The mailbox server is responsible for storing and containing the mailbox databases in which all the user mail boxes, resource mailboxes, and other mailbox types and content are stored. It also contains the transport services, which were in other server roles previously. These transport services route emails to the relevant destination based on the delivery addresses.

Exchange Server 2016 mailbox servers can be configured with the database availability group (DAG) to make it highly available. DAG was introduced as one of the high available options in MS Exchange Server 2010 and has been improved in the 2016 version. DAG is a collection of mailbox servers that replicates the mailbox databases among each other. This provides the ability to automatic database level recovery from any sort of disaster.

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With MS Exchange Server 2016, a DAG can comprise up to 16 mailbox servers. This is like having 16 copies of a single mailbox dataset saved across your network. Within the mailbox server, there are other high availability features that one can configure targeting the transport service. Features such as shadow redundancy and safety net exist to serve this purpose. The client access server role, which is now merged with the mailbox server role, exists in the form of client access services within the mailbox server. Client access services are the first set of services that accepts client connections. That is when users connect to their mailboxes through Outlook, OWA, or any other type of clients; the initial connection is between the client and the client access services, which then sends the connection to the relevant backend services within the same or remote mailbox server to initiate the connectivity to retrieve data from the mailbox.

Edge transport servers are optional, but it is highly recommended to deploy them. Edge servers are responsible for Internet mail flow and are used to set rules and block spam. Since edge servers are to be deployed in the DMZ or the perimeter network, the server never becomes a member of the company’s active directory domain. Rather it uses the Microsoft Exchange EdgeSync to initiate a one-way communication with the Active Directory (AD) to the AD Lightweight Directory Services (AD LDS). Through this process the necessary AD information is synched with the edge server. It is recommended to deploy multiple edge servers to provide redundancy and high availability.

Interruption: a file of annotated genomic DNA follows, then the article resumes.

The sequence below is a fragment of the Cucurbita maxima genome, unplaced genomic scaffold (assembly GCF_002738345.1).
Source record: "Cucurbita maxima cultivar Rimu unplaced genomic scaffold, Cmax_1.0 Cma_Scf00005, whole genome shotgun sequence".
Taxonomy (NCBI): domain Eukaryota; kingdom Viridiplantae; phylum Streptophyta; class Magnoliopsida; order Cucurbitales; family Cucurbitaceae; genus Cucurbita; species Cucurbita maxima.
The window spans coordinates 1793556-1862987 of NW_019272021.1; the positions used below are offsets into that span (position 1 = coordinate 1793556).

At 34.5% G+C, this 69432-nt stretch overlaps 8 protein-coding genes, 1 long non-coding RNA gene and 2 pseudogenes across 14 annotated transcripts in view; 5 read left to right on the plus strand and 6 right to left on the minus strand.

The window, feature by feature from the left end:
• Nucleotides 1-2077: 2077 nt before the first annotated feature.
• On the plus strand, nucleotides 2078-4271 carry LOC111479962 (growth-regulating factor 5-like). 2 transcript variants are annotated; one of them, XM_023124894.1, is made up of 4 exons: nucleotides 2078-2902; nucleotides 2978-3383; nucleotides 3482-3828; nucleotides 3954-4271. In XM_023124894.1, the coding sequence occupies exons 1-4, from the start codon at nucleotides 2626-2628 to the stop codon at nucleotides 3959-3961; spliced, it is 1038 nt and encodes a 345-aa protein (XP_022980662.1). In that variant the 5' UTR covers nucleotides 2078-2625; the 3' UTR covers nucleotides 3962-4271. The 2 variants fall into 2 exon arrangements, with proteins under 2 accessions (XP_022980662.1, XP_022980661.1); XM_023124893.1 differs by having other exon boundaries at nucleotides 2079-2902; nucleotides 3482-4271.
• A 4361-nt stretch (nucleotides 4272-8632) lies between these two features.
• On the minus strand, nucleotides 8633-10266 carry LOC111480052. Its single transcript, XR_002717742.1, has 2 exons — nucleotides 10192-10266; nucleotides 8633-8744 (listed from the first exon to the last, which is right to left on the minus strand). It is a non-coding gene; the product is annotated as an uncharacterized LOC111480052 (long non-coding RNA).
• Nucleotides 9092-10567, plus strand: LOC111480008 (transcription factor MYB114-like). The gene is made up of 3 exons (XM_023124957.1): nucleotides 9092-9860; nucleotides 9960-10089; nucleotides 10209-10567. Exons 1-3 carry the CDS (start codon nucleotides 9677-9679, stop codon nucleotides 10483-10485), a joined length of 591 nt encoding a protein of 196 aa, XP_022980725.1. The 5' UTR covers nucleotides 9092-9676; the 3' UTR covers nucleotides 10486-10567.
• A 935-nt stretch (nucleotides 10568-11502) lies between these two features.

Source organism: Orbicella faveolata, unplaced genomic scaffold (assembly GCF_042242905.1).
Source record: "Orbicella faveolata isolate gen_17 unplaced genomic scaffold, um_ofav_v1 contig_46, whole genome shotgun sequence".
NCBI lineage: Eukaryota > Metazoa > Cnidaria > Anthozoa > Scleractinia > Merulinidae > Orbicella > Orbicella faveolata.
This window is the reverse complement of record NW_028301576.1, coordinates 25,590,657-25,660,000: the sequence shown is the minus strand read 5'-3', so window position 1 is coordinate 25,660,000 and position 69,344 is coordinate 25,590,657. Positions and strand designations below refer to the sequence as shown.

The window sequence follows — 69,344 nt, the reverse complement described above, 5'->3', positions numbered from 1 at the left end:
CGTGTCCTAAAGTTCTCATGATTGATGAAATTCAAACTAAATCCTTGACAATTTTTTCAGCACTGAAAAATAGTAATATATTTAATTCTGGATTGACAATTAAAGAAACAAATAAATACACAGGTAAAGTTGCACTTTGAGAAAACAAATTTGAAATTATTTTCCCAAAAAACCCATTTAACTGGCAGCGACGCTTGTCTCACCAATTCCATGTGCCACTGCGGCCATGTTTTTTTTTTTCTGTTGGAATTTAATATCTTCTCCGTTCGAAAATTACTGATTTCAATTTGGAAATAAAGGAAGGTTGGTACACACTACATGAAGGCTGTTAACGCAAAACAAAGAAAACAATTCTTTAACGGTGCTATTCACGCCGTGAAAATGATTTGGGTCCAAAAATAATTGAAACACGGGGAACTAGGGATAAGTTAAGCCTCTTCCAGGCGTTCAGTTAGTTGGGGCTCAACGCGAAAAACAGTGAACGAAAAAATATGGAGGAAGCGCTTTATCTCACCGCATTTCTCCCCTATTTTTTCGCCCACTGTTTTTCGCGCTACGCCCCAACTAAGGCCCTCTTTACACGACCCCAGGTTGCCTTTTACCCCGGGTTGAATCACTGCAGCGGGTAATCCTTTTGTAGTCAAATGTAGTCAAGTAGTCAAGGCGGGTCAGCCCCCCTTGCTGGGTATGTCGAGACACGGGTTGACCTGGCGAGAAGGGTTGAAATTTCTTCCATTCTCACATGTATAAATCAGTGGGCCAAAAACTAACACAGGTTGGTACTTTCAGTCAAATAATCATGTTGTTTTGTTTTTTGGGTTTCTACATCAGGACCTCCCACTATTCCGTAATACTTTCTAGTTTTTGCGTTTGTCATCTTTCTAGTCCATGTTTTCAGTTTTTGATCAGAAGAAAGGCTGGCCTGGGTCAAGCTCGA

Requirements for using Exchange 2016

Similar to other server products, MS Exchange also has a list of system requirements. If there are older versions of Exchange that coexist with Exchange 2016, older versions should be Exchange 2010 SP3 or later. MS Exchange can only be deployed in an Active Directory environment and thus all domain controllers within the Active Directory forest should be Windows Server 2008 or above. The server on which MS Exchange is to be installed should be x64 architecture-based with adequate RAM and storage. This tool can be used to calculate the role requirements. As for the operating system requirement to install Microsoft Exchange 2016, Windows Server 2012 or above are supported. If Windows Server 2016 is used, the latest version of Microsoft Exchange Server 2016 with Cumulative Update 3 or above must to be used.

See Also


See Also